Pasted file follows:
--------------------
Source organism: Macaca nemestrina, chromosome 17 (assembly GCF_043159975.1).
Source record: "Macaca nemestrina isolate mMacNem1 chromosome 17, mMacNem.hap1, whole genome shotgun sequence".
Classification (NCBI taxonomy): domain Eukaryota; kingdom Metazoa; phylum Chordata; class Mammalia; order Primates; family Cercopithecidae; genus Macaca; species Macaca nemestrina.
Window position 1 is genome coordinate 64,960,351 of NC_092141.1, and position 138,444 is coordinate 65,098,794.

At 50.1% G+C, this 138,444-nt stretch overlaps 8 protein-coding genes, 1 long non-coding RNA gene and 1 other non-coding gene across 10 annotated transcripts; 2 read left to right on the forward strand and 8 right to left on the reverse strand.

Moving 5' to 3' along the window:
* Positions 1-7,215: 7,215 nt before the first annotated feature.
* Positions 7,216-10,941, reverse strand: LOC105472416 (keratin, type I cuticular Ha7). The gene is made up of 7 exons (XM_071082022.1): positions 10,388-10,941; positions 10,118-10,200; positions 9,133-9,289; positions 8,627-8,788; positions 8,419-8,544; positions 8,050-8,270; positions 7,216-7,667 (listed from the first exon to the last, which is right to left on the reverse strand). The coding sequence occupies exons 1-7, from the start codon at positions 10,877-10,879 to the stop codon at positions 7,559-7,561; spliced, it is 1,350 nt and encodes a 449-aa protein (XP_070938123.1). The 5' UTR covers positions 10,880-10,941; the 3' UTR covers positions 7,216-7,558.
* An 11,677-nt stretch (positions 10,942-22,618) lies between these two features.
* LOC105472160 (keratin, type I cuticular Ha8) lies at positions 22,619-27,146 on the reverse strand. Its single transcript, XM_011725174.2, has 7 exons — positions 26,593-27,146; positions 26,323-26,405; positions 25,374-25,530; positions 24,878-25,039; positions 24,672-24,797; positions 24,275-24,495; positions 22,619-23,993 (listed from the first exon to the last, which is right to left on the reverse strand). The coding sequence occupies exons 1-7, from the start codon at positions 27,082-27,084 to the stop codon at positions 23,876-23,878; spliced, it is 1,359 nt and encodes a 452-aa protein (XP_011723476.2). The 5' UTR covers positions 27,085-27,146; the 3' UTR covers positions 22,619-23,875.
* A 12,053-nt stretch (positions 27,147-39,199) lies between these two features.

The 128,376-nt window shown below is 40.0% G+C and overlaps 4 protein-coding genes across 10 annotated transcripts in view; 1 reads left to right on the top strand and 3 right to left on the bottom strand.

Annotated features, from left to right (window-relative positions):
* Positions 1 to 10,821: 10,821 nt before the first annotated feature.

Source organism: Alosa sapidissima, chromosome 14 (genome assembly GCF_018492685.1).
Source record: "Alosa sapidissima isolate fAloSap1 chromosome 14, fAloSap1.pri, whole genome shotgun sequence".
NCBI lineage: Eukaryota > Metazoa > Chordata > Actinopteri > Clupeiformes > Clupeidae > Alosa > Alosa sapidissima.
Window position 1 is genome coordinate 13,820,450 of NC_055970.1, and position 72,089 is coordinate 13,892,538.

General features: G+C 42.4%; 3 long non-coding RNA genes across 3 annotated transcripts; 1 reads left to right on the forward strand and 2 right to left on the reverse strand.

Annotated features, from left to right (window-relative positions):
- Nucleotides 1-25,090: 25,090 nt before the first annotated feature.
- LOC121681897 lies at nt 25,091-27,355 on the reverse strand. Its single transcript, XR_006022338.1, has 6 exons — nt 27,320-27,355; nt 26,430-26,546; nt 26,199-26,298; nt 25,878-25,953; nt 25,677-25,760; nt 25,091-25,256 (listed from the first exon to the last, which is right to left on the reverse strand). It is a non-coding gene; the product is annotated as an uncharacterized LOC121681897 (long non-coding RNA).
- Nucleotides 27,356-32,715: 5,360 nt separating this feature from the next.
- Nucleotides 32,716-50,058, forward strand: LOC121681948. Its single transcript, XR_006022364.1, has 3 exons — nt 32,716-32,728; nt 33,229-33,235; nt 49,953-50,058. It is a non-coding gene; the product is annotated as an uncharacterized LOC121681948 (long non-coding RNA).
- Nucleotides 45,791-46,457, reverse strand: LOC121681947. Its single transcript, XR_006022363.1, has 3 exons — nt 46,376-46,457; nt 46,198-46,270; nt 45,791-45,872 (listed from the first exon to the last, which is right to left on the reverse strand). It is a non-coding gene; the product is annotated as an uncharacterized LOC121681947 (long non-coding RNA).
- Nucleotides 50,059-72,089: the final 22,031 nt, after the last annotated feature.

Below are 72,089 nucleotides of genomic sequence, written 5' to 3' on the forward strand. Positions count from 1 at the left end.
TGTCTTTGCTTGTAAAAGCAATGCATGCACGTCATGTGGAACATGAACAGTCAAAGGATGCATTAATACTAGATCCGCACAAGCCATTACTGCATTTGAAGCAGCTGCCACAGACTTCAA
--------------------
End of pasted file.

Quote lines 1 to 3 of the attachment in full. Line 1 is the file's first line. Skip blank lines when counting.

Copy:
Source organism: Macaca nemestrina, chromosome 17 (assembly GCF_043159975.1).
Source record: "Macaca nemestrina isolate mMacNem1 chromosome 17, mMacNem.hap1, whole genome shotgun sequence".
Classification (NCBI taxonomy): domain Eukaryota; kingdom Metazoa; phylum Chordata; class Mammalia; order Primates; family Cercopithecidae; genus Macaca; species Macaca nemestrina.